Ould be associated with inaccuracy in estimating proportions.Author Manuscript Author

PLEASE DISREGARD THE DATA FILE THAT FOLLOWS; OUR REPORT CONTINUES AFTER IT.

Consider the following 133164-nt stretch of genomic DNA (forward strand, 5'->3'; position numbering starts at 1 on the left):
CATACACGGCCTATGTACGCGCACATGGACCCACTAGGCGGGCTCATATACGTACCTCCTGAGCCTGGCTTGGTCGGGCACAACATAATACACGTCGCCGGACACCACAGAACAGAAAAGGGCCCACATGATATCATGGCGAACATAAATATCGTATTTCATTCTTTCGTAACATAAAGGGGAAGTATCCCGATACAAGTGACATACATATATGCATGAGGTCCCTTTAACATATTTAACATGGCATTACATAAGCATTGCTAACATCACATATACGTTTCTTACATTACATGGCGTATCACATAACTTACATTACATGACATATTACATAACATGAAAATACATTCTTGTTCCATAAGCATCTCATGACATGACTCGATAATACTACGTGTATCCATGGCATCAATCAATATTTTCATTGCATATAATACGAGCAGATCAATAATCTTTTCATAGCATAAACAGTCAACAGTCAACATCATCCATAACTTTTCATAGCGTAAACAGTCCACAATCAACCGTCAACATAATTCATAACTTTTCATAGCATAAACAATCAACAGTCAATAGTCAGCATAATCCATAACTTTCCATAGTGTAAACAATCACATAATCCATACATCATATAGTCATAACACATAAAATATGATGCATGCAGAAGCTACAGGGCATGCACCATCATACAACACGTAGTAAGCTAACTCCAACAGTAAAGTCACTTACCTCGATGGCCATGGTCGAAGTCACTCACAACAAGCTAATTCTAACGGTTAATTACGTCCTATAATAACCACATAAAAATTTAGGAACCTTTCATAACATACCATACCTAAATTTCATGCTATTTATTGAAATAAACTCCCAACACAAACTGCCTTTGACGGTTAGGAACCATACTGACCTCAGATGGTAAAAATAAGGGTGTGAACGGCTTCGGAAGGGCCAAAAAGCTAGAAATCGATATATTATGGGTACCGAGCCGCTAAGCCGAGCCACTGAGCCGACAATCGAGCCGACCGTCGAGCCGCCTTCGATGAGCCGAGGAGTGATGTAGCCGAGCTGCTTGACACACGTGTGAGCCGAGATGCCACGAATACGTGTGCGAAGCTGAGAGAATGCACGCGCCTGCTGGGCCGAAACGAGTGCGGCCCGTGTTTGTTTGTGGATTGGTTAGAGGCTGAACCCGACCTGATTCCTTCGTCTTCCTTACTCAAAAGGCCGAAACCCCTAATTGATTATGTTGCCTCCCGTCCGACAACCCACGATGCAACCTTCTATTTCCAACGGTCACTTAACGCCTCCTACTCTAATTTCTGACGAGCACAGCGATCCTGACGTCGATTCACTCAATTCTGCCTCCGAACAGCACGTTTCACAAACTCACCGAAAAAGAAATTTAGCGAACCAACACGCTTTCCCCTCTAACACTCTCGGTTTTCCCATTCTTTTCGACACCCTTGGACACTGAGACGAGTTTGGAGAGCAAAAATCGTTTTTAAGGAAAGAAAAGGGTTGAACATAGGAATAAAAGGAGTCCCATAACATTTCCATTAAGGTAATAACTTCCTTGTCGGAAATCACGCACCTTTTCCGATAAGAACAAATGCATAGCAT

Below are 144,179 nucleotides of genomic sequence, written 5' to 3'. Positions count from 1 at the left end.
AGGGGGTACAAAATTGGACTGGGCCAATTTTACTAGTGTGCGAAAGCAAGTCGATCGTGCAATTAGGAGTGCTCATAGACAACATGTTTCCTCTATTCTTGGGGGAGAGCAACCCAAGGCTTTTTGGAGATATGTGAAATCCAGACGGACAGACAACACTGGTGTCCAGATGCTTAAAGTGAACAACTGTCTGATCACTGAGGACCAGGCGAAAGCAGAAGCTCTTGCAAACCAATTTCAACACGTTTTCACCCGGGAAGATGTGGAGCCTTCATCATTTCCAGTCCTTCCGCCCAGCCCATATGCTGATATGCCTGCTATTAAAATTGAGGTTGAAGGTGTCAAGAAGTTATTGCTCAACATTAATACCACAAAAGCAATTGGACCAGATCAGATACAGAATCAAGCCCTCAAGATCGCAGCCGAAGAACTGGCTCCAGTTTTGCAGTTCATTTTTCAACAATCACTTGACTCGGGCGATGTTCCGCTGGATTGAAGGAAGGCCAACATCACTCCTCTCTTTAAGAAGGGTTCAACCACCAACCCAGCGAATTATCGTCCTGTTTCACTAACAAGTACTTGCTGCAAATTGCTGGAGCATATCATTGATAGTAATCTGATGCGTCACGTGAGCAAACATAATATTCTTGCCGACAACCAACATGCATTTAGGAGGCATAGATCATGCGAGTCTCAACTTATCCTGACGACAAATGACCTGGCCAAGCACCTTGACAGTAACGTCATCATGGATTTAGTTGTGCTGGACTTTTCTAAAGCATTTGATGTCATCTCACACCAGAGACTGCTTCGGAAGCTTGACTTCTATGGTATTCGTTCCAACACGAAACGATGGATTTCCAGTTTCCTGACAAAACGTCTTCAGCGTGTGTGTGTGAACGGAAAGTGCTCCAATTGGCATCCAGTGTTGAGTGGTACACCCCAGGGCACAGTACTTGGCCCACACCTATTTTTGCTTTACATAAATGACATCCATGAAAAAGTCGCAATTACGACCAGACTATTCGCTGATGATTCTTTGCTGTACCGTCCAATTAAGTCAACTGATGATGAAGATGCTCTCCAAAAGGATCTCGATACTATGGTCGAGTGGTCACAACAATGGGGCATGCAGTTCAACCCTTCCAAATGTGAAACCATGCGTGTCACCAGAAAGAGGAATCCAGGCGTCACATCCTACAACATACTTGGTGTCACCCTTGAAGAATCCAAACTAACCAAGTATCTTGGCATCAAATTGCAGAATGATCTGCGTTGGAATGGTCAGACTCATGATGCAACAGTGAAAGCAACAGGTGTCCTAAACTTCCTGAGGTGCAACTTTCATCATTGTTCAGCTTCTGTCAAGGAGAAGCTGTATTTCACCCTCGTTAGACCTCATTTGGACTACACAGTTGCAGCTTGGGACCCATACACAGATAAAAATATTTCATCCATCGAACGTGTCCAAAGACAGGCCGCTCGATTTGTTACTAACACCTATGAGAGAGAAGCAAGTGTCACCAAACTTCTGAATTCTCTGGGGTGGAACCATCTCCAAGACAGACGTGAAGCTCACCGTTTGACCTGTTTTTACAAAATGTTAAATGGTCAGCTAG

Ould be associated with inaccuracy in estimating proportions.Author Manuscript Author Manuscript Author Manuscript Author ManuscriptMETHODSWe sought to recruit participants with a range of educational levels to expand generalizability beyond the Internet population and to ensure sufficient low-numeracy respondents to examine the numeracy hypothesis. One sample (n = 65) was recruited from waiting rooms at New Mangafodipir (trisodium) biological activity York-Presbyterian Hospital, a teaching hospital in a largely Hispanic neighborhood in northern Manhattan. These participants completed the questionnaire on a laptop computer. An additional 100 participants were recruited through the Virtual Laboratory of Columbia University’s Center for the Decision Sciences (https:// vlab2.gsb.columbia.edu/decisionsciences.columbia.edu/). The laboratory’s participant pool is diverse in age, education level, and geographic location, and all participants register with a PayPal account linked to a credit card, which helps prevent repeat participation. These participants completed the questionnaire on a secure Web site. Participants viewed a sequence of 6 unlabeled graphics, each showing a grid of yellow and blue stick figures, and were asked to estimate the percentage of blue figures by providing a number between 0 and 100 (Figure 1). Each graphic faded to gray after 10 s to ensure a uniform deadline and to discourage counting. The graphics were not BAY 11-7083 price described as depicting a risk or a chance. The instructions read, “In this section, we will show you pictures of groups of people, and ask you to guess what percentage of the people are blue. You will have 10 seconds to see each picture before it disappears. Don’t worry about being accurate. Don’t count the people. Just take a guess!” Each participant was shown 6 graphics: (A) 6 random; (B) 6 sequential; (C) 29 random; (D) 29 sequential; and then (E) the random version of either 40 , 50 , 60 , or 70 ; and (F) the sequential version of the same graphic as E (Table 1). Thus, all 165 respondents saw the 6 and 29 graphics, but one quarter saw the 40 , one quarter saw the 50 , one quarter saw the 60 , and one quarter saw the 70 graph. The order of presentation was A, F, C, B, D, and E. The graphics were developed in Adobe Flash CS Professional, version 9.0, using ActionScript 2.0 (Adobe Systems Inc., San Jose, CA) and embedded in an html/php questionnaire. The graphic showed 20 ?2 stick figures; the large array size was chosen to carry the implication of a large sample, as other researchers have found that small stickfigure groups can be interpreted as indicating small (and therefore less reliable) sample sizes.3 We also intentionally avoided 100 to discourage people from counting individual stick figures and to encourage a gestalt interpretation.Med Decis Making. Author manuscript; available in PMC 2017 June 02.Ancker et al.PageAfter completing this unlabeled graphics study, participants proceeded to a 2nd study of hypothetical health decisions in which the decision scenarios were illustrated with interactive graphics. Results of this 2nd study are reported elsewhere.18 Sociodemographic information was collected, and all participants took an 8-item numeracy scale modified from that of Lipkus and others.19 The scale assesses applied numerical skills such as the ability to convert between percentage and proportion (modification described by Ancker and others18). The study was approved by the Columbia University Institutional Review Board. All participants.Ould be associated with inaccuracy in estimating proportions.Author Manuscript Author Manuscript Author Manuscript Author ManuscriptMETHODSWe sought to recruit participants with a range of educational levels to expand generalizability beyond the Internet population and to ensure sufficient low-numeracy respondents to examine the numeracy hypothesis. One sample (n = 65) was recruited from waiting rooms at New York-Presbyterian Hospital, a teaching hospital in a largely Hispanic neighborhood in northern Manhattan. These participants completed the questionnaire on a laptop computer. An additional 100 participants were recruited through the Virtual Laboratory of Columbia University’s Center for the Decision Sciences (https:// vlab2.gsb.columbia.edu/decisionsciences.columbia.edu/). The laboratory’s participant pool is diverse in age, education level, and geographic location, and all participants register with a PayPal account linked to a credit card, which helps prevent repeat participation. These participants completed the questionnaire on a secure Web site. Participants viewed a sequence of 6 unlabeled graphics, each showing a grid of yellow and blue stick figures, and were asked to estimate the percentage of blue figures by providing a number between 0 and 100 (Figure 1). Each graphic faded to gray after 10 s to ensure a uniform deadline and to discourage counting. The graphics were not described as depicting a risk or a chance. The instructions read, “In this section, we will show you pictures of groups of people, and ask you to guess what percentage of the people are blue. You will have 10 seconds to see each picture before it disappears. Don’t worry about being accurate. Don’t count the people. Just take a guess!” Each participant was shown 6 graphics: (A) 6 random; (B) 6 sequential; (C) 29 random; (D) 29 sequential; and then (E) the random version of either 40 , 50 , 60 , or 70 ; and (F) the sequential version of the same graphic as E (Table 1). Thus, all 165 respondents saw the 6 and 29 graphics, but one quarter saw the 40 , one quarter saw the 50 , one quarter saw the 60 , and one quarter saw the 70 graph. The order of presentation was A, F, C, B, D, and E. The graphics were developed in Adobe Flash CS Professional, version 9.0, using ActionScript 2.0 (Adobe Systems Inc., San Jose, CA) and embedded in an html/php questionnaire. The graphic showed 20 ?2 stick figures; the large array size was chosen to carry the implication of a large sample, as other researchers have found that small stickfigure groups can be interpreted as indicating small (and therefore less reliable) sample sizes.3 We also intentionally avoided 100 to discourage people from counting individual stick figures and to encourage a gestalt interpretation.Med Decis Making. Author manuscript; available in PMC 2017 June 02.Ancker et al.PageAfter completing this unlabeled graphics study, participants proceeded to a 2nd study of hypothetical health decisions in which the decision scenarios were illustrated with interactive graphics. Results of this 2nd study are reported elsewhere.18 Sociodemographic information was collected, and all participants took an 8-item numeracy scale modified from that of Lipkus and others.19 The scale assesses applied numerical skills such as the ability to convert between percentage and proportion (modification described by Ancker and others18). The study was approved by the Columbia University Institutional Review Board. All participants.